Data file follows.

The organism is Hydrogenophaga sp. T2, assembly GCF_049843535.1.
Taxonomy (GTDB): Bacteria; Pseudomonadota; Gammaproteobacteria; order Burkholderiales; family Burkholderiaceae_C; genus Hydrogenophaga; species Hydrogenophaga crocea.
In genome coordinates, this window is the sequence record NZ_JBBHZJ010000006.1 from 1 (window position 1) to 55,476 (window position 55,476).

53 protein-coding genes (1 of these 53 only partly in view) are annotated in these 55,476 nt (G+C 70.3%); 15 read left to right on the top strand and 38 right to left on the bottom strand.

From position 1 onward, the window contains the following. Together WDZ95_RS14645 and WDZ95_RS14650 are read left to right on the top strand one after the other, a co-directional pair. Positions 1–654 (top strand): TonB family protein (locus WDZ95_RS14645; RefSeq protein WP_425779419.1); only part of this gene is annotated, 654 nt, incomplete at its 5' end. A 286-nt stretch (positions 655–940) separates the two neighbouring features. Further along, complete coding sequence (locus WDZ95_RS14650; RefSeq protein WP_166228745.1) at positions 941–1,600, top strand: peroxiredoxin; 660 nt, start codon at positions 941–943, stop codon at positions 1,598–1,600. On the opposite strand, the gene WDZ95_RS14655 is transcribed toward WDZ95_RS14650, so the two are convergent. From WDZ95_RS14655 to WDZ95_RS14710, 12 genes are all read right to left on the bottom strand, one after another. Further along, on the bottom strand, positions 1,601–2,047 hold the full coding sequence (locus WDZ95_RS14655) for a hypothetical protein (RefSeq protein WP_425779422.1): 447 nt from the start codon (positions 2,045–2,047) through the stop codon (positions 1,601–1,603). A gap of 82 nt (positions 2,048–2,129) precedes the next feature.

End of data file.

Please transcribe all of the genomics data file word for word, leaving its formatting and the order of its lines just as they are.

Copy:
The organism is Hydrogenophaga sp. T2, assembly GCF_049843535.1.
Taxonomy (GTDB): Bacteria; Pseudomonadota; Gammaproteobacteria; order Burkholderiales; family Burkholderiaceae_C; genus Hydrogenophaga; species Hydrogenophaga crocea.
In genome coordinates, this window is the sequence record NZ_JBBHZJ010000006.1 from 1 (window position 1) to 55,476 (window position 55,476).

53 protein-coding genes (1 of these 53 only partly in view) are annotated in these 55,476 nt (G+C 70.3%); 15 read left to right on the top strand and 38 right to left on the bottom strand.

From position 1 onward, the window contains the following. Together WDZ95_RS14645 and WDZ95_RS14650 are read left to right on the top strand one after the other, a co-directional pair. Positions 1–654 (top strand): TonB family protein (locus WDZ95_RS14645; RefSeq protein WP_425779419.1); only part of this gene is annotated, 654 nt, incomplete at its 5' end. A 286-nt stretch (positions 655–940) separates the two neighbouring features. Further along, complete coding sequence (locus WDZ95_RS14650; RefSeq protein WP_166228745.1) at positions 941–1,600, top strand: peroxiredoxin; 660 nt, start codon at positions 941–943, stop codon at positions 1,598–1,600. On the opposite strand, the gene WDZ95_RS14655 is transcribed toward WDZ95_RS14650, so the two are convergent. From WDZ95_RS14655 to WDZ95_RS14710, 12 genes are all read right to left on the bottom strand, one after another. Further along, on the bottom strand, positions 1,601–2,047 hold the full coding sequence (locus WDZ95_RS14655) for a hypothetical protein (RefSeq protein WP_425779422.1): 447 nt from the start codon (positions 2,045–2,047) through the stop codon (positions 1,601–1,603). A gap of 82 nt (positions 2,048–2,129) precedes the next feature.